Autonomous Emergency Braking

Autonomous emergency braking (AEB) and forward collision warning can stop your vehicle and avoid cars or obstacles ahead. In some cars the system operates only for lower speeds, and in others, a warning is provided to the driver if a potential collision is identified – this technology is applied differently in various vehicle makes and models.

The technology uses a sensor at the front of the car to judge distances and closing speeds between your car and other vehicles, objects or people. If it calculates that a collision is imminent, the car will apply brakes to stop or slow the car without any intervention from the driver.

This technology can avoid or lessen the damage caused by collisions due to driver inattention, fatigue or speeding – saving the lives of both the occupants of the car as well as other road users including pedestrians. The technology is programmed to act quickly – and reaction time is therefore more effective than even an attentive driver in the same situation, as most people are not used to dealing with critical situations and therefore don’t react quickly enough, or apply enough brake pressure to avoid a crash.

According to ANCAP (the Australian New Car Assessment Program), Australia’s independent vehicle safety advocate, low-speed AEB results in a 38 percent reduction in real-world rear-end crashes. The low-speed version – referred to by ANCAP as “AEB (City)” – usually consists of an automatic brake function that operates for speeds up to 30km/h or 50km/h.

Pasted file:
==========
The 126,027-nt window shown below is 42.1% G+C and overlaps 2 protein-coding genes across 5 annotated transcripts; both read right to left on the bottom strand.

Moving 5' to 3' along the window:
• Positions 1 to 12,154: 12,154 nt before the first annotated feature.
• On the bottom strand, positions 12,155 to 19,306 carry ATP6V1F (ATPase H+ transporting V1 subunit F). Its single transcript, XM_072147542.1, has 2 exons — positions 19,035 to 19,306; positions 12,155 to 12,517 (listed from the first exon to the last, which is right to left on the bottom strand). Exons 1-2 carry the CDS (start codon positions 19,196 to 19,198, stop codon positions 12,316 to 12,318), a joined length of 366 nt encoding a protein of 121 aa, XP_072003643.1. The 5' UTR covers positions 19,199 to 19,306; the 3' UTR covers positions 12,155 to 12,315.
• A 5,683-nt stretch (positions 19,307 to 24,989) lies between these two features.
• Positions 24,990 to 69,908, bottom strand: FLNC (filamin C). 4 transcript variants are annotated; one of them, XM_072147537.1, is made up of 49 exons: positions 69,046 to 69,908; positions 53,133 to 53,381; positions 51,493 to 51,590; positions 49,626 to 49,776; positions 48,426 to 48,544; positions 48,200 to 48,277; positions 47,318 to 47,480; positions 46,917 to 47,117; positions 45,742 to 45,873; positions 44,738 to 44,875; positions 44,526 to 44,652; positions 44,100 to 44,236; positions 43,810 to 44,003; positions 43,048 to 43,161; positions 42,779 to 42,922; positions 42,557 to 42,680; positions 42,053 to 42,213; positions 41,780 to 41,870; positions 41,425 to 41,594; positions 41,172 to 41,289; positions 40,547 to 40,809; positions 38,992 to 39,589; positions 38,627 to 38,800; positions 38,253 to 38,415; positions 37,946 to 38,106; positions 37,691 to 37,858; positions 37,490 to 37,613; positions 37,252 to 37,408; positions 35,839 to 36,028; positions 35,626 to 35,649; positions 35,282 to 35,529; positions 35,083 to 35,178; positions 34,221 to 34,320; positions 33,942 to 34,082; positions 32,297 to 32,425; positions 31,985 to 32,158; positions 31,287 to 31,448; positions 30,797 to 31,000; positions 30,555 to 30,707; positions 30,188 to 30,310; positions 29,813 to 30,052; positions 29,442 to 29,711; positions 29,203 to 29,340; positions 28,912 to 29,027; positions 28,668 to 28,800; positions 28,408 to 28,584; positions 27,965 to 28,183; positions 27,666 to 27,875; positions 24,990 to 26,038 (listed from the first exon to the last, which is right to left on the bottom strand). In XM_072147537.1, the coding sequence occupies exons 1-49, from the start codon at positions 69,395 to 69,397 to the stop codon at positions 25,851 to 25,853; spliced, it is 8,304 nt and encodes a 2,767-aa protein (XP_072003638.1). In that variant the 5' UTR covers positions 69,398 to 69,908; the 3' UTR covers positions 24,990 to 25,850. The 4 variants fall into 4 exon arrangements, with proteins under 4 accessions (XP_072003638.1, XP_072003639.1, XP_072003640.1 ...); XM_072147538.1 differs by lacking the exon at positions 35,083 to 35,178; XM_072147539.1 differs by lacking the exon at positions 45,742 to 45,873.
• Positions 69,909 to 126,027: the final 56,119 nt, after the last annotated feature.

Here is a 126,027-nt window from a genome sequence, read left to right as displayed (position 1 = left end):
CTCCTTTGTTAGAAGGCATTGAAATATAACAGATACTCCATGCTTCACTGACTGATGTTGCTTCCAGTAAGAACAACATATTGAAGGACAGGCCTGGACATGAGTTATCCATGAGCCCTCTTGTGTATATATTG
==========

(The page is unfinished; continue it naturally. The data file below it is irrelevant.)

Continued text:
According to Victoria’s Transport Accident Commission, AEB can avoid 35 percent of all rear-end crashes and mitigate damage in 53 percent of rear-end collisions.

Clearly AEB has tremendous potential to reduce injuries and costs associated with crashes.

As stated at the start of this article – not all AEB systems work in the same way. Some will not prevent a crash but will only slow down the vehicle thereby lessening the severity of the impact. It is important to note that no two systems are the same – there will be differences in the hardware used (cameras/radar/lasers) as well as the speeds at which the systems become effective. It is therefore really difficult to compare AEB systems between models – however, if you are in the market for a new vehicle, at least understand whether the models that you are looking at have AEB capability, and if so, to what extent.